We’ve seen this funky dual disk polar printer already recently, but [Heinz Loepmeier] has been busy working on it, so here’s an update. The primary focus here is nozzleboss, a blender plugin which enables the surface textures of already sliced objects to be manipulated. The idea is to read in the gcode for the object, and convert it to an internal mesh representation that blender needs in order to function. From there the desired textures can be applied to the surfaces for subsequent stages to operate upon. One trick that nozzleboss can do is to create weight maps to tweak the extrusion flow rate or print velocity value according to the pixel value at the surface — such ‘velocity painting’ can produce some very subtle surface effects on previously featureless faces. Another trick is to use the same weight maps and simply map colours to blender text blocks which are injected into the gcode at export time. These gcode blocks can be used swap tool heads or extruders, enabling blending of multiple filament colours or types in the same object.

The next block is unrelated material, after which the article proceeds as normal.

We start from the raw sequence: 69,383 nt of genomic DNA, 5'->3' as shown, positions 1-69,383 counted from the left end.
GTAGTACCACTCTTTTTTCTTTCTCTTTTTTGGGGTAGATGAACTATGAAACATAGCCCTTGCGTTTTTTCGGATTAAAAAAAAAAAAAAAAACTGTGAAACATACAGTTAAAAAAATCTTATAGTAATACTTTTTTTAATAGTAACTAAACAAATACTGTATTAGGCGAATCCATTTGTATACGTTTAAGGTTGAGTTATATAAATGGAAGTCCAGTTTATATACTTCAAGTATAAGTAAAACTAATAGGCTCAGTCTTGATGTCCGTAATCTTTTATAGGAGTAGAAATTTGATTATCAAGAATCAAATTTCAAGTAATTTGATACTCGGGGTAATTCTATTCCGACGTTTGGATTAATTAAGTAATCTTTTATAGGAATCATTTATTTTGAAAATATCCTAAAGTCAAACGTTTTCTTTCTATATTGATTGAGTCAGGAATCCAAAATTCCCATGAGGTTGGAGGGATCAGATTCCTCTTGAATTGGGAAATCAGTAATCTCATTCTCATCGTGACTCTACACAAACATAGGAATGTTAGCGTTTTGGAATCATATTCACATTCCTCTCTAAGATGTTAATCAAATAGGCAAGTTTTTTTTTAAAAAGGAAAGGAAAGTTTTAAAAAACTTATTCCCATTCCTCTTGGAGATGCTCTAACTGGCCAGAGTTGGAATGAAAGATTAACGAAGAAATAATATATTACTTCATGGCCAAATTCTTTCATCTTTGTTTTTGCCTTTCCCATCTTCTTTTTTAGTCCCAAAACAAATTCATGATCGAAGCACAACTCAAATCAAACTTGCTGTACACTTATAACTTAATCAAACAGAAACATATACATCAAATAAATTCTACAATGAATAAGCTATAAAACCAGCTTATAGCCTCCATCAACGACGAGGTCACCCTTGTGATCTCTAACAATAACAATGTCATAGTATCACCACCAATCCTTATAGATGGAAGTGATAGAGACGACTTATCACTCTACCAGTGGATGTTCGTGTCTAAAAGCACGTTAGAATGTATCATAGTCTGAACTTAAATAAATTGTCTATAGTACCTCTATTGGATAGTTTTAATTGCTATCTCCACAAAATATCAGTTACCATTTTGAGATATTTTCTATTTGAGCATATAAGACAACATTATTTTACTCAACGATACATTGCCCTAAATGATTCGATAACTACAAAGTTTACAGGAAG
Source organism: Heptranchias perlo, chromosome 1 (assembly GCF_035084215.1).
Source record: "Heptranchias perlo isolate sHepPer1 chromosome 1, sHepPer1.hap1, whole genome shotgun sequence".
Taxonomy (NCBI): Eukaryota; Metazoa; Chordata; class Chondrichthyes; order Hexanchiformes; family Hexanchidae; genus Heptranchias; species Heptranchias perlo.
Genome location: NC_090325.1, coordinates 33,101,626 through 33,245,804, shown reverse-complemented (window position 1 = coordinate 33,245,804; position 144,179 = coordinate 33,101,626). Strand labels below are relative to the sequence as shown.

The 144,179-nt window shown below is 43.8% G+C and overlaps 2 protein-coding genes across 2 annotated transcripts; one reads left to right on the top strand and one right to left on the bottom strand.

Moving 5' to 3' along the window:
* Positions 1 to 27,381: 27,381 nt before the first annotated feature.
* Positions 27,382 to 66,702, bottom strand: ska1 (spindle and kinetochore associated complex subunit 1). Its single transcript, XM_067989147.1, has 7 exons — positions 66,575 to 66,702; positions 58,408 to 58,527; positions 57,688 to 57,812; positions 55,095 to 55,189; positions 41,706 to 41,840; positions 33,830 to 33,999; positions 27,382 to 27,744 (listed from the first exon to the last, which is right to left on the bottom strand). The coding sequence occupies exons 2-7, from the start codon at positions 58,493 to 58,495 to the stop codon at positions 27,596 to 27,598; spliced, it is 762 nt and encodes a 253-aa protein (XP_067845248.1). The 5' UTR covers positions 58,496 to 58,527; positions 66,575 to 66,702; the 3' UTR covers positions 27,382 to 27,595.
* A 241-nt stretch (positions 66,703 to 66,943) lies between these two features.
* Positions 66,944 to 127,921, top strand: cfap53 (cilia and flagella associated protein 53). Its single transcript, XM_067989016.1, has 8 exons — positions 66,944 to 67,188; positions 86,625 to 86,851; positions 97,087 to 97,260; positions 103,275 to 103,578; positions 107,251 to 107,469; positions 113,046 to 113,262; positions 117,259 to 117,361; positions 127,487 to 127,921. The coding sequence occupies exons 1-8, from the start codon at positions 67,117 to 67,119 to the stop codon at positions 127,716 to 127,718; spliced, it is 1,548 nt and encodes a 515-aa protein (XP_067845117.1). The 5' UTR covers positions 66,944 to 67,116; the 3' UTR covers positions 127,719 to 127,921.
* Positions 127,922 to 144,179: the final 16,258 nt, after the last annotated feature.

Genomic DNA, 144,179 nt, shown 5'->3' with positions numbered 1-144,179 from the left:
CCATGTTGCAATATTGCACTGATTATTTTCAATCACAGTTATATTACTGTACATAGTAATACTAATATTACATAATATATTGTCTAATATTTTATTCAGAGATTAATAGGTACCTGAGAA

Some nice examples of such printing manipulation can be seen on [Heinz’s] instagram page for the project. So, going back to the hardware again, the first video embedded below shows the ‘dual disk polar printer’ fitted with a crazy five-extruders-into-one-nozzle mixing hotend setup, which should be capable of full CMYK colour mixing and some. The second video below shows an interesting by-product of the wide horizontal motion range of the machine, that the whole printing area can be shifted to a nozzle at the other end of the gantry. This enables a novel way to switch extruders, by just moving the whole bed and print under the nozzle of interest! One final observation — is that of the print surface — it does look rather like they’re printing direct onto a slab of marble, which I think is the first time we’ve seen that.